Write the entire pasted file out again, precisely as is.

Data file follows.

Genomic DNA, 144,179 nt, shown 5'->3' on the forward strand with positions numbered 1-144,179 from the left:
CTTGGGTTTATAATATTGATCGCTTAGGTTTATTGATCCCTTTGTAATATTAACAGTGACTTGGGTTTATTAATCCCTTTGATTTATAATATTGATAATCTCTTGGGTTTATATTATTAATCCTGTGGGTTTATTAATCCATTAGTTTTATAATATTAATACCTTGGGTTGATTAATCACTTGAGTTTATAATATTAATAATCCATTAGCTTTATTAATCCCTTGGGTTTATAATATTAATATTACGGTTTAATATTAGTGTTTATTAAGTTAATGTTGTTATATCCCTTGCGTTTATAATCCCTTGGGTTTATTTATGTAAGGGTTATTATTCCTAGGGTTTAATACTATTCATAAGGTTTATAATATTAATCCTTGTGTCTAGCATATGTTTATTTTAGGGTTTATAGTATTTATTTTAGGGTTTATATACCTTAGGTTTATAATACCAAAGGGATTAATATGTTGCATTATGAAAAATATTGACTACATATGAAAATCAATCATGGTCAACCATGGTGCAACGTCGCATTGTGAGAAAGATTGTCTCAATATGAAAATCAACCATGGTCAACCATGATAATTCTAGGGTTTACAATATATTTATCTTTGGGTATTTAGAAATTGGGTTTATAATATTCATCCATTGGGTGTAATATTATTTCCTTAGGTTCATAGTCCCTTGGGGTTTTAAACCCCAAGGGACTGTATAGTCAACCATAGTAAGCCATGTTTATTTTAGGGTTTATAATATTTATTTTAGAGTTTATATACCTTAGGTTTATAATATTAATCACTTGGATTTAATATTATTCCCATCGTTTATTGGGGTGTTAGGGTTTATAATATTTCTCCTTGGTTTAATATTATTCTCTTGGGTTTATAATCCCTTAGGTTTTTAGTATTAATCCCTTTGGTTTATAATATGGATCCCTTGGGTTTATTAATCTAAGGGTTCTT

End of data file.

Genomic DNA, 144,179 nt, shown 5'->3' on the forward strand with positions numbered 1-144,179 from the left:
CTTGGGTTTATAATATTGATCGCTTAGGTTTATTGATCCCTTTGTAATATTAACAGTGACTTGGGTTTATTAATCCCTTTGATTTATAATATTGATAATCTCTTGGGTTTATATTATTAATCCTGTGGGTTTATTAATCCATTAGTTTTATAATATTAATACCTTGGGTTGATTAATCACTTGAGTTTATAATATTAATAATCCATTAGCTTTATTAATCCCTTGGGTTTATAATATTAATATTACGGTTTAATATTAGTGTTTATTAAGTTAATGTTGTTATATCCCTTGCGTTTATAATCCCTTGGGTTTATTTATGTAAGGGTTATTATTCCTAGGGTTTAATACTATTCATAAGGTTTATAATATTAATCCTTGTGTCTAGCATATGTTTATTTTAGGGTTTATAGTATTTATTTTAGGGTTTATATACCTTAGGTTTATAATACCAAAGGGATTAATATGTTGCATTATGAAAAATATTGACTACATATGAAAATCAATCATGGTCAACCATGGTGCAACGTCGCATTGTGAGAAAGATTGTCTCAATATGAAAATCAACCATGGTCAACCATGATAATTCTAGGGTTTACAATATATTTATCTTTGGGTATTTAGAAATTGGGTTTATAATATTCATCCATTGGGTGTAATATTATTTCCTTAGGTTCATAGTCCCTTGGGGTTTTAAACCCCAAGGGACTGTATAGTCAACCATAGTAAGCCATGTTTATTTTAGGGTTTATAATATTTATTTTAGAGTTTATATACCTTAGGTTTATAATATTAATCACTTGGATTTAATATTATTCCCATCGTTTATTGGGGTGTTAGGGTTTATAATATTTCTCCTTGGTTTAATATTATTCTCTTGGGTTTATAATCCCTTAGGTTTTTAGTATTAATCCCTTTGGTTTATAATATGGATCCCTTGGGTTTATTAATCTAAGGGTTCTT